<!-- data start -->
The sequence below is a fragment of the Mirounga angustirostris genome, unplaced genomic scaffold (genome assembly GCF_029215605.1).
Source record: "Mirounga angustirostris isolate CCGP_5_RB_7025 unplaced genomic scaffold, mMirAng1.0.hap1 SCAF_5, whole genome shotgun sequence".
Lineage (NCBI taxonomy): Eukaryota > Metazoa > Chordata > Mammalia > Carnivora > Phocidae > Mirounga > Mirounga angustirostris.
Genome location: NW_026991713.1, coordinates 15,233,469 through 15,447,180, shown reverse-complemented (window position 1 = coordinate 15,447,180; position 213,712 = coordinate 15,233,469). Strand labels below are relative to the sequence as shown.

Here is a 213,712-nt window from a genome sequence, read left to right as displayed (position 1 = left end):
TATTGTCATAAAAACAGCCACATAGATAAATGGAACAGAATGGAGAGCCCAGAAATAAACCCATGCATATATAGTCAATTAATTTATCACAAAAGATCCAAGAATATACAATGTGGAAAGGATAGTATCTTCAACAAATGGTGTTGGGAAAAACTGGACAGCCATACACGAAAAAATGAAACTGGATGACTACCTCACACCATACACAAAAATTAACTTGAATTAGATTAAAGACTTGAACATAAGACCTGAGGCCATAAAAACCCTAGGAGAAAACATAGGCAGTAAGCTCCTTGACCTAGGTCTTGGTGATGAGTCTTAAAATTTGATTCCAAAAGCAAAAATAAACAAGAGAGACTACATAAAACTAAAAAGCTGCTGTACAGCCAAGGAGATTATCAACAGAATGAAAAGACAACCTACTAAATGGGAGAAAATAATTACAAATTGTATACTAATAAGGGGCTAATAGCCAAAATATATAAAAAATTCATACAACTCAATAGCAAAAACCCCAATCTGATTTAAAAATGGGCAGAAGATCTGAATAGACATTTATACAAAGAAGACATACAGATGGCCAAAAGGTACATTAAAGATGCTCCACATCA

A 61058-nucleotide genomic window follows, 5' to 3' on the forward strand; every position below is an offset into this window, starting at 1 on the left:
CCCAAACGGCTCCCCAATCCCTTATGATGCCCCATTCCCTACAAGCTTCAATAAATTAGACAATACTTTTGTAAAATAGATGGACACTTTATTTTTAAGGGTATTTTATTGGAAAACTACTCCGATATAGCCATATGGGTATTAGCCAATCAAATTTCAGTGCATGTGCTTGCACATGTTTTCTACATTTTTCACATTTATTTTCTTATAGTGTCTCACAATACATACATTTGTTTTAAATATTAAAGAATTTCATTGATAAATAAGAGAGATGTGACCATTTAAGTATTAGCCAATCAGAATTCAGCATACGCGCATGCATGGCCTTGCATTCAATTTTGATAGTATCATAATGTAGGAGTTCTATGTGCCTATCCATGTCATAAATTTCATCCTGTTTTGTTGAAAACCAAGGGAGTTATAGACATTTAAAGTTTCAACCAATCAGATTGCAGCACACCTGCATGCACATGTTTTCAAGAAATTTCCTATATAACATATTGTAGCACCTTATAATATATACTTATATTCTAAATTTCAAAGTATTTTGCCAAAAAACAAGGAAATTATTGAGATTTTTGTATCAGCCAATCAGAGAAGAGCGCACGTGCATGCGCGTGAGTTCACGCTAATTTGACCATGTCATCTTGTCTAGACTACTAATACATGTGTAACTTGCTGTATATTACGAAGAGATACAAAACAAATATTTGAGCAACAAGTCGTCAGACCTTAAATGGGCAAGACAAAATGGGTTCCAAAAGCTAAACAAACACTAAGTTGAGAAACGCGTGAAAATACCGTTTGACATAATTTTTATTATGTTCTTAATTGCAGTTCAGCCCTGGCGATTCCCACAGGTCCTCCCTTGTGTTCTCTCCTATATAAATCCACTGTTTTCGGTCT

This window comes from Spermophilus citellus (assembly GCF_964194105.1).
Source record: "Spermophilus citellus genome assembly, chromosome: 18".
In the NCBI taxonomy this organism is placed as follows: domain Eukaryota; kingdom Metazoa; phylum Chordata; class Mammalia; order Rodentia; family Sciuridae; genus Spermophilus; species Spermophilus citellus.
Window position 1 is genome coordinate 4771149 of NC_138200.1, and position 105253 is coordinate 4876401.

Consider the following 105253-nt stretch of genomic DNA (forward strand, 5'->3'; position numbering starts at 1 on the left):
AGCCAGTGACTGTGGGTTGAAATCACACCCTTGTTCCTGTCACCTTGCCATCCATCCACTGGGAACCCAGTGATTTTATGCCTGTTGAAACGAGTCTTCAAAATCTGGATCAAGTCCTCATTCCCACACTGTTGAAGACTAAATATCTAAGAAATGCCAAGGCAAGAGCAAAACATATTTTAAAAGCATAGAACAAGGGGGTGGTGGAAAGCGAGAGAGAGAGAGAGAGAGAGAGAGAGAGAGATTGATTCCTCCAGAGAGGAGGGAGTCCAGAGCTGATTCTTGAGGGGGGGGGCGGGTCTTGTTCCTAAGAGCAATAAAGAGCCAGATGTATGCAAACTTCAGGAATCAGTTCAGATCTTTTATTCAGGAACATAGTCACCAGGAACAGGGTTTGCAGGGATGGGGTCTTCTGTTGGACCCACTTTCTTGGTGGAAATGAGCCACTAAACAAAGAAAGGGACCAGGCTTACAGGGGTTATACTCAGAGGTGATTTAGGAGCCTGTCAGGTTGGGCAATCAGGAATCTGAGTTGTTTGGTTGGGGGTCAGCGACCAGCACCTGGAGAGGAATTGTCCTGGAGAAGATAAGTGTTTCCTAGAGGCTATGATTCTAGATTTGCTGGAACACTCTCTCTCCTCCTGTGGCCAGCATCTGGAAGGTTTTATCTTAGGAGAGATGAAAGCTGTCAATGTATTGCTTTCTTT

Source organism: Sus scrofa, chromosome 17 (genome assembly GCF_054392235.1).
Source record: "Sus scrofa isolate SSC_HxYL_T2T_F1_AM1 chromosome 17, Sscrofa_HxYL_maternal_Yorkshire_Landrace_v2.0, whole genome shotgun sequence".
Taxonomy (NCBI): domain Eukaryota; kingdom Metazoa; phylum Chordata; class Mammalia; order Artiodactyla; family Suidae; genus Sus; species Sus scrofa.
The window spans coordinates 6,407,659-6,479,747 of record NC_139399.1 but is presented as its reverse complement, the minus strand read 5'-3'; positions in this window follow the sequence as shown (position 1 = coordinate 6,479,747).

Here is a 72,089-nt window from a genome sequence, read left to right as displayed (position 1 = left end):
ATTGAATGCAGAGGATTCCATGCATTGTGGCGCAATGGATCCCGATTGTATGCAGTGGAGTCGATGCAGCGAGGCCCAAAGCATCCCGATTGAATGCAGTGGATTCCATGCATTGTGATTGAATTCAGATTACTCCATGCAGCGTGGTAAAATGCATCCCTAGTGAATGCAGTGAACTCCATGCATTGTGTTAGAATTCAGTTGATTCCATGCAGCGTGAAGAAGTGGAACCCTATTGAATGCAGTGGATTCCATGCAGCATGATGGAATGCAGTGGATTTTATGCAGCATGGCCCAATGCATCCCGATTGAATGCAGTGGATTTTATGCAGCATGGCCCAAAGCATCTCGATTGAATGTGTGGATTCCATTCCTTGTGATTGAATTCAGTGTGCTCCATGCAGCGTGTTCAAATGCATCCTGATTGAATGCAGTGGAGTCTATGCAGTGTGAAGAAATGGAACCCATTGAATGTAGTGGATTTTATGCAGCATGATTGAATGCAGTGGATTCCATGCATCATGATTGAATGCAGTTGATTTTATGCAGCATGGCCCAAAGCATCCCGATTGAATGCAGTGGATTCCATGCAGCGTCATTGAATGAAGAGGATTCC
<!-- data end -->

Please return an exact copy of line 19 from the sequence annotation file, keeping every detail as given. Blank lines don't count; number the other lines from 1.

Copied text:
Here is a 72,089-nt window from a genome sequence, read left to right as displayed (position 1 = left end):